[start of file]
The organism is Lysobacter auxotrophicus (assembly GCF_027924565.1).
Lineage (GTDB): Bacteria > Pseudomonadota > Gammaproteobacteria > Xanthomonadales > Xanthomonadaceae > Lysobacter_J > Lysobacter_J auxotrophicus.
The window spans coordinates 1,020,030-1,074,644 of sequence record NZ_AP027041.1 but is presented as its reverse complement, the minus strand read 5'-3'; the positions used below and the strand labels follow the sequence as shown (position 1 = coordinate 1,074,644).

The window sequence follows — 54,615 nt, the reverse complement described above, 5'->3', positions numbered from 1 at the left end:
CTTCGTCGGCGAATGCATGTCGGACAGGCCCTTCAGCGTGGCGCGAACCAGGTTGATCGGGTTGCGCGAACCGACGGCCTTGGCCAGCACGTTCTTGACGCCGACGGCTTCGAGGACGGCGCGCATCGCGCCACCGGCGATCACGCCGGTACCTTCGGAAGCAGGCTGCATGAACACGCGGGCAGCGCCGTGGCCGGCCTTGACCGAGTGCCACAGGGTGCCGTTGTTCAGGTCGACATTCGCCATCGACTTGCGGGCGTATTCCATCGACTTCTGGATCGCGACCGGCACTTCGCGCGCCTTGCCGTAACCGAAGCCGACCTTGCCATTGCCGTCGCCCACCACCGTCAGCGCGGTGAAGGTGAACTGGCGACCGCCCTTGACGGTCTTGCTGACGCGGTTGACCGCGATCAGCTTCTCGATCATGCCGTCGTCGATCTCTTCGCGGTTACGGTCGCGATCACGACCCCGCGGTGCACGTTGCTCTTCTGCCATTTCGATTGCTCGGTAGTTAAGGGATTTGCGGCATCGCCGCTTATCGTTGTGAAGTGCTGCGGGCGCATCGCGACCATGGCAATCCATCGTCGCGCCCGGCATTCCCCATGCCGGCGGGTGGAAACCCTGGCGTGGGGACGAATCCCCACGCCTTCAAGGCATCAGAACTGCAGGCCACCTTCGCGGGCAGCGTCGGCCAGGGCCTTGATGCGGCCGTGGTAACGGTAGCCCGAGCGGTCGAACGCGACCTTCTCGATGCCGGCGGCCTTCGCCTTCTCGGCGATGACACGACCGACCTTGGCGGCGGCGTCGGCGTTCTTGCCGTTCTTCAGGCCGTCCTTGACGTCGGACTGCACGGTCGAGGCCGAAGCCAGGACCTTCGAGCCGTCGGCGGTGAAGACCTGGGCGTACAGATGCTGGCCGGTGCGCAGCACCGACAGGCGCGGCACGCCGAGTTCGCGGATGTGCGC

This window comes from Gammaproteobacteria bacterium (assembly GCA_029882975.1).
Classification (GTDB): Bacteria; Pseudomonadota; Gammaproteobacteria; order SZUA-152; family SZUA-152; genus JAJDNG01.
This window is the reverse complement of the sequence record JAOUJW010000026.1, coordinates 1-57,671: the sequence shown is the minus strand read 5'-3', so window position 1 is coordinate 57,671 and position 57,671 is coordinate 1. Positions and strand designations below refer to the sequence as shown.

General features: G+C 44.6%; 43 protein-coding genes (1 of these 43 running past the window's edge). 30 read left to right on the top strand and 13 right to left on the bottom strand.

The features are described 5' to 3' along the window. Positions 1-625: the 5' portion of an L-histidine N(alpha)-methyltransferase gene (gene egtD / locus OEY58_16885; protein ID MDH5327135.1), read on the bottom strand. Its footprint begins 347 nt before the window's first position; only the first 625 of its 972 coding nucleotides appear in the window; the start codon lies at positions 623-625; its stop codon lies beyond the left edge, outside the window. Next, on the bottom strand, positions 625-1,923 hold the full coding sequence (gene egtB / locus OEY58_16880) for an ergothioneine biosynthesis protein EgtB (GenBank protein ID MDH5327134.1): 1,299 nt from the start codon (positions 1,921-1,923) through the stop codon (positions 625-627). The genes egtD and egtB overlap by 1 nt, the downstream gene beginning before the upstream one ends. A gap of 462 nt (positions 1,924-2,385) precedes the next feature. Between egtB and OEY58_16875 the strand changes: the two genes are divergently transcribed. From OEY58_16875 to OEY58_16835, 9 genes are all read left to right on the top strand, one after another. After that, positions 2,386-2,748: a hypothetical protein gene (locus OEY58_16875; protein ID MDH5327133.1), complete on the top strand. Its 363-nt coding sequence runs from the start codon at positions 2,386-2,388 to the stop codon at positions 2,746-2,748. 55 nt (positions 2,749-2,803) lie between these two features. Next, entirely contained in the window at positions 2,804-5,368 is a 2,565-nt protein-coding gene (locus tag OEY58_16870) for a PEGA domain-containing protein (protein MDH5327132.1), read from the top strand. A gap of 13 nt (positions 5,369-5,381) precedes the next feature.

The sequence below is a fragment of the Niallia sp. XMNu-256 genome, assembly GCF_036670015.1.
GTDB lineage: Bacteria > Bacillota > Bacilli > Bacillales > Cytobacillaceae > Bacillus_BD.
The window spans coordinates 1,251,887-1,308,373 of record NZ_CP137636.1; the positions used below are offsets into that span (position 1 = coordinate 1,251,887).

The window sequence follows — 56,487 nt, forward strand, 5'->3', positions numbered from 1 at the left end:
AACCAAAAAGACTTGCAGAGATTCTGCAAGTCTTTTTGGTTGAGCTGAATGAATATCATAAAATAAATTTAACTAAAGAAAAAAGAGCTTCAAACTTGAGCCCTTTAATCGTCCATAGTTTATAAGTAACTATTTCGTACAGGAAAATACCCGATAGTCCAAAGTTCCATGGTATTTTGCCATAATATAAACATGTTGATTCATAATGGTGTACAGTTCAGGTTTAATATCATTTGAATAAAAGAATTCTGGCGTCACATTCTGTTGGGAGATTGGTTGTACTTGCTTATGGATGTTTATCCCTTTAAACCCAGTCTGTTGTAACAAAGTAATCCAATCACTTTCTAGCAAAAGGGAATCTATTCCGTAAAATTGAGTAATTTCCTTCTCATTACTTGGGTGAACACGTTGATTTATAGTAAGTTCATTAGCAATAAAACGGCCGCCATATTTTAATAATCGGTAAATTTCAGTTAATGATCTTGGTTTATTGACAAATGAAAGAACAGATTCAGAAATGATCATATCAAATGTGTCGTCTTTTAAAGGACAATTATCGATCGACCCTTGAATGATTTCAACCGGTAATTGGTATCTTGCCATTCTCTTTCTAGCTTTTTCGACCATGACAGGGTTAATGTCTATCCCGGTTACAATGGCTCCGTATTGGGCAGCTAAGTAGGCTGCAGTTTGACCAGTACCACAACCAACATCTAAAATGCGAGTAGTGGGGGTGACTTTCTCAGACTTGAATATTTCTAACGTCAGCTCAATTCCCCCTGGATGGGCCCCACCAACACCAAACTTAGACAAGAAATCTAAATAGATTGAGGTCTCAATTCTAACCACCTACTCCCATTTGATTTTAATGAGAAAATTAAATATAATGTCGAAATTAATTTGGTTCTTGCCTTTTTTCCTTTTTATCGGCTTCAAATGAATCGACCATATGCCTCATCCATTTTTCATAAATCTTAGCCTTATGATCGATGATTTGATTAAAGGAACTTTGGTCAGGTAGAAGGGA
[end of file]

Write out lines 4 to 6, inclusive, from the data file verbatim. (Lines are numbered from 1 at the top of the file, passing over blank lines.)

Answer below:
The window sequence follows — 54,615 nt, the reverse complement described above, 5'->3', positions numbered from 1 at the left end:
CTTCGTCGGCGAATGCATGTCGGACAGGCCCTTCAGCGTGGCGCGAACCAGGTTGATCGGGTTGCGCGAACCGACGGCCTTGGCCAGCACGTTCTTGACGCCGACGGCTTCGAGGACGGCGCGCATCGCGCCACCGGCGATCACGCCGGTACCTTCGGAAGCAGGCTGCATGAACACGCGGGCAGCGCCGTGGCCGGCCTTGACCGAGTGCCACAGGGTGCCGTTGTTCAGGTCGACATTCGCCATCGACTTGCGGGCGTATTCCATCGACTTCTGGATCGCGACCGGCACTTCGCGCGCCTTGCCGTAACCGAAGCCGACCTTGCCATTGCCGTCGCCCACCACCGTCAGCGCGGTGAAGGTGAACTGGCGACCGCCCTTGACGGTCTTGCTGACGCGGTTGACCGCGATCAGCTTCTCGATCATGCCGTCGTCGATCTCTTCGCGGTTACGGTCGCGATCACGACCCCGCGGTGCACGTTGCTCTTCTGCCATTTCGATTGCTCGGTAGTTAAGGGATTTGCGGCATCGCCGCTTATCGTTGTGAAGTGCTGCGGGCGCATCGCGACCATGGCAATCCATCGTCGCGCCCGGCATTCCCCATGCCGGCGGGTGGAAACCCTGGCGTGGGGACGAATCCCCACGCCTTCAAGGCATCAGAACTGCAGGCCACCTTCGCGGGCAGCGTCGGCCAGGGCCTTGATGCGGCCGTGGTAACGGTAGCCCGAGCGGTCGAACGCGACCTTCTCGATGCCGGCGGCCTTCGCCTTCTCGGCGATGACACGACCGACCTTGGCGGCGGCGTCGGCGTTCTTGCCGTTCTTCAGGCCGTCCTTGACGTCGGACTGCACGGTCGAGGCCGAAGCCAGGACCTTCGAGCCGTCGGCGGTGAAGACCTGGGCGTACAGATGCTGGCCGGTGCGCAGCACCGACAGGCGCGGCACGCCGAGTTCGCGGATGTGCGC

This window comes from Gammaproteobacteria bacterium (assembly GCA_029882975.1).